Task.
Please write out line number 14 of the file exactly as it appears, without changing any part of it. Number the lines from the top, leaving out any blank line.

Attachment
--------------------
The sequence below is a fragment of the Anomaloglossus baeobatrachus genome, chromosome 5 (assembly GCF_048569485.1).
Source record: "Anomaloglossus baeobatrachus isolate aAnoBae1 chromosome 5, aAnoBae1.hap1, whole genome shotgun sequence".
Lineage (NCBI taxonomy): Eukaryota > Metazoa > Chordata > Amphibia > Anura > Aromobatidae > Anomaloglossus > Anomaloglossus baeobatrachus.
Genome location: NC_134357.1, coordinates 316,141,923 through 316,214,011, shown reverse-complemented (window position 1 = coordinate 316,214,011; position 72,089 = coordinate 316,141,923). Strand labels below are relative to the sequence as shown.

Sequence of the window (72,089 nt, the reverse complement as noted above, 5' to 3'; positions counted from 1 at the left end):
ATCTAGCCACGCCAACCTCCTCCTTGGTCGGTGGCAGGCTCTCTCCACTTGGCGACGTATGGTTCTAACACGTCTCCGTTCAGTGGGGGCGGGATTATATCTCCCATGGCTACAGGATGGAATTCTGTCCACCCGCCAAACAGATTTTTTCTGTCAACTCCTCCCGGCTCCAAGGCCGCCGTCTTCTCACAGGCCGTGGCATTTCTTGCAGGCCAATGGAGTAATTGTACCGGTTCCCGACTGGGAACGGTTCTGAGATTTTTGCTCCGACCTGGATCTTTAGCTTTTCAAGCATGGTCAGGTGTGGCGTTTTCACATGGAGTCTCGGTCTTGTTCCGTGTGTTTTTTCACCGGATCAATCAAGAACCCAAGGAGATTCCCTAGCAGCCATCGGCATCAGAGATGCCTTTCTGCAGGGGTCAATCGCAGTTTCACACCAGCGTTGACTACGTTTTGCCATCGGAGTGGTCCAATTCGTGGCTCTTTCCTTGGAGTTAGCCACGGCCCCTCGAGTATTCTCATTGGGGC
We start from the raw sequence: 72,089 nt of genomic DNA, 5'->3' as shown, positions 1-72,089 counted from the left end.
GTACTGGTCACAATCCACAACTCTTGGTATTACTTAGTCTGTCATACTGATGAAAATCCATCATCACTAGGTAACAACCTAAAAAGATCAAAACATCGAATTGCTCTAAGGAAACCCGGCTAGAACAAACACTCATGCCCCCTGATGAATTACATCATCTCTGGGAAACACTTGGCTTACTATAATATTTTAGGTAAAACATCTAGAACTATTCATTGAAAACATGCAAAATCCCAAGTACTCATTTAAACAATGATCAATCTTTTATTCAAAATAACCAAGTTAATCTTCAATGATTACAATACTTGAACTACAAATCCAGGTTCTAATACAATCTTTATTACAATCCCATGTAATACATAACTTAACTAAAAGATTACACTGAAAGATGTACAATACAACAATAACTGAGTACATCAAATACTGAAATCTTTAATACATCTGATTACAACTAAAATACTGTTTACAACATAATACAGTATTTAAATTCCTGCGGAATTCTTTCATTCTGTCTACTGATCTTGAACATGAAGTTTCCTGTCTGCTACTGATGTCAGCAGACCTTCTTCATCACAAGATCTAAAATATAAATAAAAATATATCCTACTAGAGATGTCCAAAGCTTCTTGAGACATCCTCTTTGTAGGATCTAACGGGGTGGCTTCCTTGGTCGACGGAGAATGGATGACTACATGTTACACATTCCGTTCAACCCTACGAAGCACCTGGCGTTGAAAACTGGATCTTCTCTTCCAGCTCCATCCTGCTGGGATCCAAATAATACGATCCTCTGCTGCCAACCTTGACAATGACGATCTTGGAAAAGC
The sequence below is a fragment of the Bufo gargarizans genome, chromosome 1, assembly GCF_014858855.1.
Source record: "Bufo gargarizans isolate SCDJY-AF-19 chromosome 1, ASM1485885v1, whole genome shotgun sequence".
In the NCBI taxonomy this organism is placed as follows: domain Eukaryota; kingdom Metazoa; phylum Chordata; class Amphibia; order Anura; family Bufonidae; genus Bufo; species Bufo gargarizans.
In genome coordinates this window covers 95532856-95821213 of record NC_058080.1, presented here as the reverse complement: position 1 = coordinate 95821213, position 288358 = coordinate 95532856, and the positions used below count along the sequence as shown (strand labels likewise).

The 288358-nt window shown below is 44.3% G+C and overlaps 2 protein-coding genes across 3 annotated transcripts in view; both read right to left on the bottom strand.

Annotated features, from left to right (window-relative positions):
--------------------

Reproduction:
Annotated features, from left to right (window-relative positions):